TCK: 10 Things Expats Raising Children Should Know

This is an article I wrote for an Expat Writing Competition at  While it does focus on specifics for living in England the majority of it does and can be applied to Expats from all nationalities living anywhere in the world. This is the issue about raising nomadic children outside your home country and culture in a nice Top Ten fashion.

10 Things Expats Raising Children (in England and elsewhere) Should Know

1.  Depending on the age of your children and how long you will be living in the country, you may be raising Third Culture Kids, or TCK for short. Find out as much information on the subject as you can. American sociologist David C. Pollock coined TCKs as “a person who has spent a significant part of his or her developmental years outside the parents’ culture. The TCK frequently builds relationships to all of the cultures, while not having full ownership in any. Although elements from each culture may be assimilated into the TCK’s life experience, the sense of belonging is in relationship to others of similar background.”

2.  Expect that your children will face some sort of culture shock in England, even if you are moving from another english speaking country like the United States. Culture shock does not necessary happen immediately and can differ between individuals. Prepare your children for the tough times so that when a situation arises you can meet the challenge with comfort and flexibility.

3. Realize that your kids may transition faster in a country as a child than you will as an adult. I had lived in England as a young girl, but with raising two boys in school over here found them to adjust quicker to life in England. My boys would correct my word choice or even my pronunciation of words from the ‘American’ to the ‘English’. Kids are quite resilient and impressionable when taking in a new culture and learning the laws of the land.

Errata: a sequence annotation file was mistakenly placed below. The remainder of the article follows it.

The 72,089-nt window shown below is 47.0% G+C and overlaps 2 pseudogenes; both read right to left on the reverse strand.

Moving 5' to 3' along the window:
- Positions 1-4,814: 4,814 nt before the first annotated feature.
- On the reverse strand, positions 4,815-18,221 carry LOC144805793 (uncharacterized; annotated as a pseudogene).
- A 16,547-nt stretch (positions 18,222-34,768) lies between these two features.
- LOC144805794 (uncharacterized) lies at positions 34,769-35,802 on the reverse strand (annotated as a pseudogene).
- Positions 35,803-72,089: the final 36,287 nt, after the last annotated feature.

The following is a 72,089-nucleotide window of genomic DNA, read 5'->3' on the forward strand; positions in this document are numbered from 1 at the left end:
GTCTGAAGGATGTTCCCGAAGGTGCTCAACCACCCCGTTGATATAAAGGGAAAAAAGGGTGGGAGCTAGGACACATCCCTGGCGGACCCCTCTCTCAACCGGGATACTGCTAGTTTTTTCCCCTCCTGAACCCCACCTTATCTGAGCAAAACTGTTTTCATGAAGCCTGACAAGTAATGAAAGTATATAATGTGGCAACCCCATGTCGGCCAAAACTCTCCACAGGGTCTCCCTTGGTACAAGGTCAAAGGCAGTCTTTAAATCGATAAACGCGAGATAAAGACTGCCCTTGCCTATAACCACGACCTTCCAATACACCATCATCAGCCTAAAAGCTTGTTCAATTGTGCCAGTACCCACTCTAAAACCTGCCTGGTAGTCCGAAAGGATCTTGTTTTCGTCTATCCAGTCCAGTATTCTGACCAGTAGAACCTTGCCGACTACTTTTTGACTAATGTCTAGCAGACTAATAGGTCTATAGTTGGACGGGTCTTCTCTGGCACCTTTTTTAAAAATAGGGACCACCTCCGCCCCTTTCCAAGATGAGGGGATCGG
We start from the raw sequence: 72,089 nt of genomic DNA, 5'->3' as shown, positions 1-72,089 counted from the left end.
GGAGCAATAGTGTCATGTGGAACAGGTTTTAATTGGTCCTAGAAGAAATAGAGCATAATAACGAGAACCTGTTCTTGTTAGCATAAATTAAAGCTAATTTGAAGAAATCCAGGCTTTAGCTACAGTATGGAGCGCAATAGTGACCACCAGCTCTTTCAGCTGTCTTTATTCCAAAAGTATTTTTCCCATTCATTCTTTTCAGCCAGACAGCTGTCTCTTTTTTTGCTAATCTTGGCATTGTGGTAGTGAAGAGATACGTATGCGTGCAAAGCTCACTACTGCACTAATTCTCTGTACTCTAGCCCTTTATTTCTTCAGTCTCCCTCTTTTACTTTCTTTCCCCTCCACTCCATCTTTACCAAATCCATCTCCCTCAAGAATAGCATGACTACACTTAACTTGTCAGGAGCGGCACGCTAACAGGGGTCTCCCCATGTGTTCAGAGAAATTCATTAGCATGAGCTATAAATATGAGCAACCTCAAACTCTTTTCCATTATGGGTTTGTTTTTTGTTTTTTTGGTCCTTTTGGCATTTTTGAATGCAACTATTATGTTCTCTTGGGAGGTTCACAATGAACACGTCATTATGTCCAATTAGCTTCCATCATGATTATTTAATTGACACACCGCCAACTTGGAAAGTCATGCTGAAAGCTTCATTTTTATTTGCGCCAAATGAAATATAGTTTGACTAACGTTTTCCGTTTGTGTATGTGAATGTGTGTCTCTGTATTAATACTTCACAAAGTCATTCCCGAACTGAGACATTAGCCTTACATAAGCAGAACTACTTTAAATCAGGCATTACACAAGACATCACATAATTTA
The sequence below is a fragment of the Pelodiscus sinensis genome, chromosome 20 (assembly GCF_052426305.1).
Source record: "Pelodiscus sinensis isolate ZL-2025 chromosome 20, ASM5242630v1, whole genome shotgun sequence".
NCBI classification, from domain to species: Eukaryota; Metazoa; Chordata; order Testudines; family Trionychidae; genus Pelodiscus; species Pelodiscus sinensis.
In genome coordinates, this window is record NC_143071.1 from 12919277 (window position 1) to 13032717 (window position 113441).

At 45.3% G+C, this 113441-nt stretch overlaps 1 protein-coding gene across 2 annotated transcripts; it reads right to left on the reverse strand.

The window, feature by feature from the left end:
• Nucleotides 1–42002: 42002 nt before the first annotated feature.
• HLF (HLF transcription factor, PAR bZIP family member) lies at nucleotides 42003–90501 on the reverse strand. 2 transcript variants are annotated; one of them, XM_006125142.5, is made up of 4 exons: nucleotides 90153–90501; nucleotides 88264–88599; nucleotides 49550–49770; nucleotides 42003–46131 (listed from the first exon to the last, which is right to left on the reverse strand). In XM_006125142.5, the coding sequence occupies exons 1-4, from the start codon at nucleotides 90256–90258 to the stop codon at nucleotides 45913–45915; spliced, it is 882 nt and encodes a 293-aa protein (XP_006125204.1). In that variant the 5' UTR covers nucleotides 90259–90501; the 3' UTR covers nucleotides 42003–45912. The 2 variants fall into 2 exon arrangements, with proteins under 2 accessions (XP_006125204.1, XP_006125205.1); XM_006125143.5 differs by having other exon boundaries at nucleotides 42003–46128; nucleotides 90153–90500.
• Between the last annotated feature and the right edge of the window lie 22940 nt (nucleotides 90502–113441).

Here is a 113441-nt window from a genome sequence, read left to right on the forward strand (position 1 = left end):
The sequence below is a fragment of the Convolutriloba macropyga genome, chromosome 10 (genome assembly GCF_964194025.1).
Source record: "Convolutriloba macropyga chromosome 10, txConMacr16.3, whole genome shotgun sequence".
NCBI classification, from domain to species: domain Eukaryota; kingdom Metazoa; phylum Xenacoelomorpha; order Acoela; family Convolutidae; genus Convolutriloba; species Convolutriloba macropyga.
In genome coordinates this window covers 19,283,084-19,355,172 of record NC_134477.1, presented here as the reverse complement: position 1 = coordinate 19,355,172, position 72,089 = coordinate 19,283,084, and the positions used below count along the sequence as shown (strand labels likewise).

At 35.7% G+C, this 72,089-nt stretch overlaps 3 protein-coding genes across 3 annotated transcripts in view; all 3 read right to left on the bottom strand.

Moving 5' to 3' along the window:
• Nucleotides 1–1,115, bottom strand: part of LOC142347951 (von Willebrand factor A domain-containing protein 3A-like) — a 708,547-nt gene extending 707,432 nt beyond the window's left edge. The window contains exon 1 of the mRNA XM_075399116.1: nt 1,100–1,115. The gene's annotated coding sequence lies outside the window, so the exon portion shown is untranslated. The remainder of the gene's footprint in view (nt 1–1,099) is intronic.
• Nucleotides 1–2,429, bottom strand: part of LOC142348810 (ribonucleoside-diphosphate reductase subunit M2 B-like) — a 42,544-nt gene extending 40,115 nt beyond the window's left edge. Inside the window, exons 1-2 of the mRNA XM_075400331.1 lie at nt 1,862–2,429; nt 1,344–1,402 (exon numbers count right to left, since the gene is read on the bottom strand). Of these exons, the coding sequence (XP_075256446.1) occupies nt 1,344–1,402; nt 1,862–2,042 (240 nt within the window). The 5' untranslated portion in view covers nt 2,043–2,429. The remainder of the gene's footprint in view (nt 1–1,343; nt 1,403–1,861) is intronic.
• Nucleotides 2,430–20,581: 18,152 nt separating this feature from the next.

4.  With raising TCKs your children may find they have more in common with other nomadic children, especially as they become adults, than they do with non-TCKs from the country of which you originate.

5.  While living in England give your kids the best experience of the culture by immersing them in the local customs and way of life. From holidays to sporting events, there are many facets of England that you can use to create lasting memories of a childhood abroad. Especially if you are around other expats, make sure your kids have local friends as well. As a military brat, I have known many families who never left ‘little america’ on the military compounds while living in Europe. It is one thing to visit another country as a tourist, and quite another to immerse yourself in a culture as an expat.
Bonnie Rose’s personal view as a TCK

6.  Document your experiences with your children so that if you leave the country later, you will have memories for them to keep with them. Especially remember to take notice of the little ‘day to day’ things we often take for granted after living in one place for a while. These will be the things you will miss most after you move on. It will become more memories of travel for your children. Especially if you continue a nomadic life. As TCKs when you do not necessarily have a ‘home’ you connect with all the countries and cultures in which you lived. The little things like country walks on the weekend with your parents and going to the Pantos at Christmas will become important parts of their identity later on.